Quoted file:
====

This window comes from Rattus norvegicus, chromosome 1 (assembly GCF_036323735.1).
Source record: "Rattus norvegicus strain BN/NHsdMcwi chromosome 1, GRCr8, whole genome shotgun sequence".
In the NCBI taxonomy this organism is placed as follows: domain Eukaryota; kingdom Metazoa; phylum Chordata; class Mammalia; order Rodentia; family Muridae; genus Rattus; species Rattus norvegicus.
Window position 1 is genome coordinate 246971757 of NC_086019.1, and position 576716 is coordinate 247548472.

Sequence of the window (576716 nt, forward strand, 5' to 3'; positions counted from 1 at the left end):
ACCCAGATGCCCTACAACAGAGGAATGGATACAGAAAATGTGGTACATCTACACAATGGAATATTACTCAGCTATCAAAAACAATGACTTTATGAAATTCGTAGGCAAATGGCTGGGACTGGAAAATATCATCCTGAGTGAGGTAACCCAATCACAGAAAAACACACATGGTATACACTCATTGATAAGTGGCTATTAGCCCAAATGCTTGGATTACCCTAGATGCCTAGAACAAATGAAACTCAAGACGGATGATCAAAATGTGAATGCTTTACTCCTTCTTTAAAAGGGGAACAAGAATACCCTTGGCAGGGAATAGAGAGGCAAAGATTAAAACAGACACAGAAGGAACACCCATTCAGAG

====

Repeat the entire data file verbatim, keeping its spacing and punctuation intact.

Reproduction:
This window comes from Rattus norvegicus, chromosome 1 (assembly GCF_036323735.1).
Source record: "Rattus norvegicus strain BN/NHsdMcwi chromosome 1, GRCr8, whole genome shotgun sequence".
In the NCBI taxonomy this organism is placed as follows: domain Eukaryota; kingdom Metazoa; phylum Chordata; class Mammalia; order Rodentia; family Muridae; genus Rattus; species Rattus norvegicus.
Window position 1 is genome coordinate 246971757 of NC_086019.1, and position 576716 is coordinate 247548472.

Sequence of the window (576716 nt, forward strand, 5' to 3'; positions counted from 1 at the left end):
ACCCAGATGCCCTACAACAGAGGAATGGATACAGAAAATGTGGTACATCTACACAATGGAATATTACTCAGCTATCAAAAACAATGACTTTATGAAATTCGTAGGCAAATGGCTGGGACTGGAAAATATCATCCTGAGTGAGGTAACCCAATCACAGAAAAACACACATGGTATACACTCATTGATAAGTGGCTATTAGCCCAAATGCTTGGATTACCCTAGATGCCTAGAACAAATGAAACTCAAGACGGATGATCAAAATGTGAATGCTTTACTCCTTCTTTAAAAGGGGAACAAGAATACCCTTGGCAGGGAATAGAGAGGCAAAGATTAAAACAGACACAGAAGGAACACCCATTCAGAG